Wow, I wasn’t quite expecting that. I never did have the nerve to ask her if the “for now” had ended. Frankly, I never got to know her well enough to think I was ready to ask. Elizabeth is a fine name, but in that relationship, it was a bit of a block. Continue reading →
Earlier questions had received similar answers, and Natalea and I were running out of questions for entertaining the six-year-old in the car. I had given him and his mother a ride home from church, and we were stopped at the store while she made a quick trip in.
In the hot car with a restless six-year-old, quick was seeming pretty long.
“I know! Let’s play a game—let’s see who can see your mom first when she comes out of the store!” (Yes, I know that is a boring game. I was at the bottom of the barrel—“I Spy” was next.)
But to my surprise, this was the moment Nicholas finally had something longer than a grunt to say. Continue reading →
After helping to clean up several wax spills on carpet, I could understand why the Deans’ Office made a rule that dorm residents could no longer keep a candle warmer on the window sill in the bedroom. From then on, candle warmers would be relegated to non-carpeted areas.
My roommate, Sonia, had a candle warmer. She promptly moved it to the sink in the bathroom.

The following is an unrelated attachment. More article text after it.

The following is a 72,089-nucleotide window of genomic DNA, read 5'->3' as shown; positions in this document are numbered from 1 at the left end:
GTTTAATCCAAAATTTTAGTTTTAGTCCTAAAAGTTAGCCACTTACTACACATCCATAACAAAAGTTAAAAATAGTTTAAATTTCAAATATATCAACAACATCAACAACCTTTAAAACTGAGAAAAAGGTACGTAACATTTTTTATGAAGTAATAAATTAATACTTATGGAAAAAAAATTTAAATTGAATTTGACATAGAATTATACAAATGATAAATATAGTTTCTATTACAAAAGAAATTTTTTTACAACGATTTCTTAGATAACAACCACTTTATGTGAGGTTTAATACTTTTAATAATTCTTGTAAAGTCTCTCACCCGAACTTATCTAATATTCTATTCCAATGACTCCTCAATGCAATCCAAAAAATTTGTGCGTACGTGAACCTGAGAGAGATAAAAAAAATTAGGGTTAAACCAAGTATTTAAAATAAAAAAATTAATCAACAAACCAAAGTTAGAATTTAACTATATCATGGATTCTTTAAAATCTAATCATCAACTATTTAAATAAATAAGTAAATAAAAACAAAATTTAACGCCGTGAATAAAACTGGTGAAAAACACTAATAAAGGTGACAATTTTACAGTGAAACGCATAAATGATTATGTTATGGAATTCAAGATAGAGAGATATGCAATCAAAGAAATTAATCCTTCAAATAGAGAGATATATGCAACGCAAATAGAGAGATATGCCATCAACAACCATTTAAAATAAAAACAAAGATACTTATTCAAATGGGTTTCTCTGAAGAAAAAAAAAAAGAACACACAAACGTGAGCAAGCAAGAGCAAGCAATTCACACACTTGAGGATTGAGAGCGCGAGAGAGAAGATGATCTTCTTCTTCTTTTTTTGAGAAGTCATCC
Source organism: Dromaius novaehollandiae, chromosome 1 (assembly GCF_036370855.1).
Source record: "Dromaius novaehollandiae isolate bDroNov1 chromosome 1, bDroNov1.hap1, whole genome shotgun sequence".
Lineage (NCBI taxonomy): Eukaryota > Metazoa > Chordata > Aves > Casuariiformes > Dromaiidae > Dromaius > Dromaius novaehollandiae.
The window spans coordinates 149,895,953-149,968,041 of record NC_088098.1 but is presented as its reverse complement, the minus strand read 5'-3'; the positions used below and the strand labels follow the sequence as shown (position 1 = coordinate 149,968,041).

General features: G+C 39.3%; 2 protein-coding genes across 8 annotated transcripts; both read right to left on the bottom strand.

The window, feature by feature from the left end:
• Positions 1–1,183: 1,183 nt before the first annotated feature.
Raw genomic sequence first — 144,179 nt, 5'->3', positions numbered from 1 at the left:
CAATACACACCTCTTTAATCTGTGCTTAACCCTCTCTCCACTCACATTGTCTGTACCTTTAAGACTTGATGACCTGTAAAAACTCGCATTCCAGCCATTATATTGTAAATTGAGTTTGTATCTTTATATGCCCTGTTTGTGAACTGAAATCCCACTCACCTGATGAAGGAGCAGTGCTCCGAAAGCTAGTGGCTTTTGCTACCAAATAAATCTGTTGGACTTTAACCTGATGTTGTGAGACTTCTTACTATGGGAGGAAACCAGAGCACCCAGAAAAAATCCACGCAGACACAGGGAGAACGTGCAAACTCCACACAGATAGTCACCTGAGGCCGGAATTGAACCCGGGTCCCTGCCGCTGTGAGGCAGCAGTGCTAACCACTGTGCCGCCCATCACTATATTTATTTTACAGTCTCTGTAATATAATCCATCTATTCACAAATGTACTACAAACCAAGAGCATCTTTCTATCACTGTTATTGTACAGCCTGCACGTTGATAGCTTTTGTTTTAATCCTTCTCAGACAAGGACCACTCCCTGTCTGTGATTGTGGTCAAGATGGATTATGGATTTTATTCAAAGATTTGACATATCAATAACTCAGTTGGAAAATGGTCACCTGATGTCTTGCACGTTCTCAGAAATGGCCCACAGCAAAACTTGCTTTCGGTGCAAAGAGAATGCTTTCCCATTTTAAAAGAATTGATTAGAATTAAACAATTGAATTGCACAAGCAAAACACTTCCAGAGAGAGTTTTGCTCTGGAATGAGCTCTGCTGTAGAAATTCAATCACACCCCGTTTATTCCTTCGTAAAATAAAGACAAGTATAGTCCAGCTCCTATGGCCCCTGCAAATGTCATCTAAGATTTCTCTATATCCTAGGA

What the dean’s office failed to consider was that while hot wax is difficult to clean from carpet, candle warmer cords are more likely to be tripped on in the bathroom…which is exactly what happened to Sonia’s candle one morning.
It is never convenient to clean shattered glass and melted wax off a tile floor. But it’s really inconvenient when you have to do it less than ten minutes before you are supposed to be seated in your first class for the day. As you can imagine, Sonia was distraught. Continue reading →
Choose any Sunday afternoon from 1983 (the year my grandma began to go blind) to 1999 to sit in my grandparents’ living room in Saint Paul, Minnesota. Make yourself comfortable on the couch, and enjoy a scene I observed many times.
My blind grandma is seated in the small gold recliner in the corner. She is leaning forward, straining not to miss a syllable of what is being read to her.
My Aunt Carolyn is seated in the blue chair in the opposite corner reading aloud…none other than the weekly grocery ads.
If it was an obsessive compulsive disorder, it was one that all of my sisters have shared. Strangely, I’ve never heard of other little girls with the same issue, so maybe it was more of a genetic issue.
Or maybe since I’ve never before talked about it publicly, I should suspect others are also hiding behind their silence.
If you knew my friend Rachel, you would have been just as eager to help her fold her laundry as I was. A delightful combination of fun-loving, intelligent, thoughtful, and a bit risky, Rachel is the sort of person you always expect to see planning a new adventure. In fact, it’s almost unbearable to see her discouraged.
At the time of my story, Rachel lived in a duplex on the campus of Baptist Bible Translators Institute where my sister, Michele, was on staff. I was visiting Michele for a week. Rachel and I are good enough friends that I was in and out of Rachel’s house almost as much as Michele’s.
One morning, before leaving for a full day of hands-on language study, Rachel shared with me some personal burdens and frustrations. She was flat discouraged, and nothing I said could cheer her up. Continue reading →